When East Park Historic Association President Vanessa Peterson saw a banner advertising a bail bonds office on East Stone Avenue, she was shocked. “When you’re standing in front of the building, you see houses and backyards with tree houses and swing sets,” Peterson said. “It doesn’t fit. It doesn’t make sense.”
Peterson added, “I’m actually excited about the growth and development on Stone, but I’m thinking more family-friendly development, such as walking to the grocery store, walking to dinner, and walking to stores like A Walk in the Woods. I was kind of thinking that’s the way Stone Avenue was headed. Not a bail bond office.”
Aladdin Bail Bonds, which claims to be the largest bail bond company in the United States with more than 50 locations in several western states, plans to open an office at 205 E. Stone Ave. The area is zoned C-2, a local commercial district that allows bail bonds offices by right. That means they are not required to undergo review by the city’s technical advisory committee or require a special exception through the city’s Board of Zoning Appeals.
That surprised Peterson, who said she and other residents of the five neighborhoods bordering Stone Avenue thought the area would be protected from such businesses just as it is from pay-day lenders, same-day lenders, and plasma banks.
This is the latest brouhaha on Stone Avenue — and in other commercial corridors around the city — about what kinds of businesses should back up to homes in Greenville’s long-established and historic neighborhoods.
“The bigger picture is that we need to take a closer look at the zoning and master plans for areas that run right up against neighborhoods,” said John DeWorken, president of the North Main Community Association. DeWorken has announced he’ll run for an at-large seat on the Greenville City Council. “It’s about preserving the neighborhoods and identifying areas that are very sensitive to this type of development.”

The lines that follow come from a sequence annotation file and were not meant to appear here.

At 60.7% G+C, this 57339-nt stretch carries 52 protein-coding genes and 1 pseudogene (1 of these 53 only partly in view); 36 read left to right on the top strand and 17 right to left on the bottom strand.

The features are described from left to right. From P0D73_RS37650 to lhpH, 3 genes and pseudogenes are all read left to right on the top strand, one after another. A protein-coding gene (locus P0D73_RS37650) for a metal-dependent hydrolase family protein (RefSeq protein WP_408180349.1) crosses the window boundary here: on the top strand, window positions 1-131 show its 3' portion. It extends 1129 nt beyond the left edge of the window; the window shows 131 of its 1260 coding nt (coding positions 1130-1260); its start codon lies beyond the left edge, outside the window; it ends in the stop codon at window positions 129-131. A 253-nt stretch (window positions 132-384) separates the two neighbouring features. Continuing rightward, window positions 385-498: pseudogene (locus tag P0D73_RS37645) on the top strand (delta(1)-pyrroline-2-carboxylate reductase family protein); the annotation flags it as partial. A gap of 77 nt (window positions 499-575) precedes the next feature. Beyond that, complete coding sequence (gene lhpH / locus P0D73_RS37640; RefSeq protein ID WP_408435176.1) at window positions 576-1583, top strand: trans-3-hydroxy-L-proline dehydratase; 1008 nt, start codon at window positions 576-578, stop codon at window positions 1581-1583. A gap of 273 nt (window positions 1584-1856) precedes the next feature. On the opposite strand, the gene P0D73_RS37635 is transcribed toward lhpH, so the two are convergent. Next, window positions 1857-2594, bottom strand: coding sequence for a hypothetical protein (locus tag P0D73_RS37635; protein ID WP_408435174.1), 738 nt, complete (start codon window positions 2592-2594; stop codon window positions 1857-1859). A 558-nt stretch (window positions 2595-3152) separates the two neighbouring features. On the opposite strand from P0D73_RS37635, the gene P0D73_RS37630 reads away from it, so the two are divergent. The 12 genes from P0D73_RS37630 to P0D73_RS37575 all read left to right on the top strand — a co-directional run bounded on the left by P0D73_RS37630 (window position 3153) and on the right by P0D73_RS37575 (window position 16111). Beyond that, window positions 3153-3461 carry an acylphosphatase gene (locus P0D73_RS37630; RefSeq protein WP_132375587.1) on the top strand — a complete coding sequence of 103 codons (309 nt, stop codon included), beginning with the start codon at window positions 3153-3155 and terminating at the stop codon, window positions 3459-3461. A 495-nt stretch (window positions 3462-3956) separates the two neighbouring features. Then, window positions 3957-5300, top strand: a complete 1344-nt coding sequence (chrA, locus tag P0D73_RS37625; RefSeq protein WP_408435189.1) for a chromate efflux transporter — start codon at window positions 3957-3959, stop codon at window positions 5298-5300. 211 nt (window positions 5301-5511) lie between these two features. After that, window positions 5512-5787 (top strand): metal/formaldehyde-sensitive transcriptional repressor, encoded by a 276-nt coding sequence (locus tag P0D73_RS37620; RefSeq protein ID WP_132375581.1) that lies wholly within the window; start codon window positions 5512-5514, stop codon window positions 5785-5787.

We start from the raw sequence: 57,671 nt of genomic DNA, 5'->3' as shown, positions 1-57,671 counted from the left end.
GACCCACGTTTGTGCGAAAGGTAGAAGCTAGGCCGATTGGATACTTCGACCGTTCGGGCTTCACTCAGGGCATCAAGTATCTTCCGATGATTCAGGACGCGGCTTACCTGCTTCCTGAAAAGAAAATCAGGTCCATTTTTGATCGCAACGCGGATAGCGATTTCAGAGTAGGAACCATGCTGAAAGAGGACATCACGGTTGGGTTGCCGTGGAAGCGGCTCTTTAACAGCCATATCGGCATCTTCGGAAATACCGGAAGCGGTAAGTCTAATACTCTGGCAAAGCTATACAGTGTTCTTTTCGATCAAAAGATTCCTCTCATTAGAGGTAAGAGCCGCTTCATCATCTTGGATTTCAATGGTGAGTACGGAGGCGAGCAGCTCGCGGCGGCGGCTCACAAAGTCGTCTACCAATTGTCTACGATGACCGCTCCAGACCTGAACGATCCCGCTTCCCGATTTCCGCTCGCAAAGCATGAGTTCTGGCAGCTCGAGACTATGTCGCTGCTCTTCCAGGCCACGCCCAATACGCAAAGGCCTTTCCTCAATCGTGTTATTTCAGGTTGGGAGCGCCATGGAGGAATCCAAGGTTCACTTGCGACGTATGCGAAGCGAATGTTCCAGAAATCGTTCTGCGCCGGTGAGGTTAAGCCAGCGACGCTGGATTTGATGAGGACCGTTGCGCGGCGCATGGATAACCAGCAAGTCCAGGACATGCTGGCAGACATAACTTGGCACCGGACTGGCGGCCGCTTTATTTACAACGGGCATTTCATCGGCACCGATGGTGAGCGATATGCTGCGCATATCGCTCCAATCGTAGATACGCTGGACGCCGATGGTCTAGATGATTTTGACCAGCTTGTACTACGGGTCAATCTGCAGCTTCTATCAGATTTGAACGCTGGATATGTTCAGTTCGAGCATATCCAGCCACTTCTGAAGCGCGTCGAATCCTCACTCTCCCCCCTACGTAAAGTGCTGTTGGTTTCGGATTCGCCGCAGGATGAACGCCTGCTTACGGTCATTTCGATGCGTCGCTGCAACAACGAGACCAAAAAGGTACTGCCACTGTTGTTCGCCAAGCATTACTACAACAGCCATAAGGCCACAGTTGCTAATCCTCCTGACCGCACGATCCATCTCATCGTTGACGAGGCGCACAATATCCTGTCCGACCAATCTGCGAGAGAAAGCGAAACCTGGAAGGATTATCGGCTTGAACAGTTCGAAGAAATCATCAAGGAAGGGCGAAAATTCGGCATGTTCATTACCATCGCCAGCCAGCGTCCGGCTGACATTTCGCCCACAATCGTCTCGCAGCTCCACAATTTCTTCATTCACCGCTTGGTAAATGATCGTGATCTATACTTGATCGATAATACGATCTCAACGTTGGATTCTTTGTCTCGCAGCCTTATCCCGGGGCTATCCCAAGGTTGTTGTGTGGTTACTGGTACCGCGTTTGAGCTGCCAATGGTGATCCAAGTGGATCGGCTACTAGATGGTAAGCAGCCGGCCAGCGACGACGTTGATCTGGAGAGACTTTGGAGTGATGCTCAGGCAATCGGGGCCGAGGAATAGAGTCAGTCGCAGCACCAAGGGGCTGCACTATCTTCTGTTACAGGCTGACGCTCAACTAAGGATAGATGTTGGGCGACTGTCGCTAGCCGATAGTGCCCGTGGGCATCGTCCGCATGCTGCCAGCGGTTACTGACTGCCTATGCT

This is not the first time tensions have brewed in the Stone Avenue area as nearby residents have fought commercial growth they felt was creeping into their backyards.
More than a decade ago, payday lending, check-cashing, and blood plasma centers were proliferating along Stone Avenue, Laurens Road, and Pleasantburg Drive. City Council passed an ordinance that kept those businesses from renewing their leases if their building was within 3,000 feet of another similar business.
When Waffle House planned to build a 24-hour diner on Stone Avenue, residents protested, claiming the around-the-clock operation would adversely affect adjacent residents. That prompted the city to change its zoning laws to require businesses that wanted to stay open all night in lighter commercial areas to secure special approval first. The restaurant was eventually allowed to stay open around the clock.
Councilwoman Amy Ryberg Doyle, who represents Stone Avenue, told her constituents in an email that the tools a city has to regulate businesses in a free market are limited. She said that the city planning department continually reviews land use and updates zoning and requirements.
“We must remain vigilant about the impact of businesses on our redeveloping corridors,” she said.
Doyle said the city requires business licenses and it has revoked licenses of businesses that had public safety issues or operated against code.
City Planning and Development Manager Jay Graham said city staff is reviewing how other cities handle similar situations.